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Interview with Maria Grazia Chiuri: “Young people see only the artistic side to fashion”

Fashion

Appointed to the role in 2016, Maria Grazia Chiuri is the first woman to oversee the creative destiny of Dior. While fashion is looking to find its marks in these covid-19 times, Chiuri took an innovative stand in July by producing a film in place of the cancelled couture-week runway show. Enthusiastic and determined, she also recently showed a cruise collection in Puglia, something of a retour aux sources for this Italian-born designer who is seeking to promote a fairer and more authentic future.

Alique, courtesy of Christian Dior.

Numéro: Where did the idea come from to make a film to replace your couture runway show?

Maria Grazia Chiuri: As soon as lockdown was announced, we knew it would be impossible to go ahead with a runway show. For couture that’s really problematic, because it’s not just about showing the clothes but also the skill and know-how. So I said, “Okay, let’s make a film. It’s a good medium through which to express the couture dream.” But I was also looking for someone who could get across the work done by my team, and the only person who seemed capable of that was Matteo Garrone. I was frightened of contacting him because he’s so well-known – he made Pinocchio, and I really wasn’t sure he’d accept. His reaction was magnificent. He was very open to the idea of a project that was something of a risk for him, since fashion is a format that’s very different to cinema – there are no lines to speak... I told him the story of Dior, I talked to him about the Théâtre de la Mode and about my inspirations: Surrealism, women artists... [the collection references Lee Miller, Dora Maar, Dorothea Tanning, Leonora Carrington and Jacqueline Lamba.]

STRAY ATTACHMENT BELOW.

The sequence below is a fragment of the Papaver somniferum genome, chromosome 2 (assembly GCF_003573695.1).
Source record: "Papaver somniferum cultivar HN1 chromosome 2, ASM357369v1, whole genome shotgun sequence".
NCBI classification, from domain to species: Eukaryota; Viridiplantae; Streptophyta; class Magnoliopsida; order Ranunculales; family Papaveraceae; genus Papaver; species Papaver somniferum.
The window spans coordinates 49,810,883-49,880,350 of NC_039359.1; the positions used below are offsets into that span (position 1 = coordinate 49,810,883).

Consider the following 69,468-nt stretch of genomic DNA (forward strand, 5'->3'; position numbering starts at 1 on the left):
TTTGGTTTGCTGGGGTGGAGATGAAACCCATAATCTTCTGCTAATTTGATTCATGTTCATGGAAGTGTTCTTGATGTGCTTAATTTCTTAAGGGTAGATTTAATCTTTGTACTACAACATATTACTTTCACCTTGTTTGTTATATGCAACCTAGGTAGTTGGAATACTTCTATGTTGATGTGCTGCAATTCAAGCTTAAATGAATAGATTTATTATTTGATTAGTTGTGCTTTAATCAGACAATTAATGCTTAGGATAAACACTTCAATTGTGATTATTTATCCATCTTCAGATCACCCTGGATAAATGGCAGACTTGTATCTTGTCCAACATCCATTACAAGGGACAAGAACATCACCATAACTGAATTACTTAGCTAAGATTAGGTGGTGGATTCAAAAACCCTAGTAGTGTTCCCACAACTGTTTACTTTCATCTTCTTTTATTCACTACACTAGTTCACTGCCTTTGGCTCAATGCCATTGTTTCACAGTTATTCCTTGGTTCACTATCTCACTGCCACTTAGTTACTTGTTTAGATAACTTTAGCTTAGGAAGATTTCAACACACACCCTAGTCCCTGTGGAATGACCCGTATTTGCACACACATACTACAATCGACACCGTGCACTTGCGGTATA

In 1945, as France came out of the war, the country’s couturiers showed an ensemble of scaled-down garments on dolls. Today you’ve taken inspiration from this Théâtre de la Mode at a time when the world is going through an unprecedented health crisis. Is this, for you, an opportunity to become more creative?

In such difficult moments, you not only have to be creative but also change your way of thinking. I’d never thought about a different way of putting on a runway show. Looking through the Dior archives, I found this reference that I could reinterpret in a contemporary way. We have to think of how we can transmit our values and our heritage to a future that will be completely different. Like everyone else, I’ve no idea what that future will look like. You have to take things day by day and adapt your creativity. Obviously, during lockdown, it was difficult to get the collection made, and that’s where Dior’s organization really proved itself. I can’t imagine how independent designers, who don’t have the support of a big fashion house, were able to produce anything. We immediately organized home workshops, and the premières d’atelier were very excited at the idea of making doll-sized clothing. They had different approaches: some wanted to begin by making the dress full size and then the reduced-size one, while others did it the other way round. This miniature collection is not a gimmick. At a time when clients can’t travel, it’s a great communications tool – we can send it out to our different teams around the world, and get commissions that way. Normally clients would make an appointment at our premises at 30, avenue Montaigne; now, 30 avenue Montaigne has to travel to them.

 

 

“In Italy, many of the businesses in the fashion sector are small family outfits, and as a result they could be hugely affected by the crisis. We have a responsibility towards these people.”

 

 

Things have become very politicized recently. What place do you think the “couture dream” ought to have in such a world?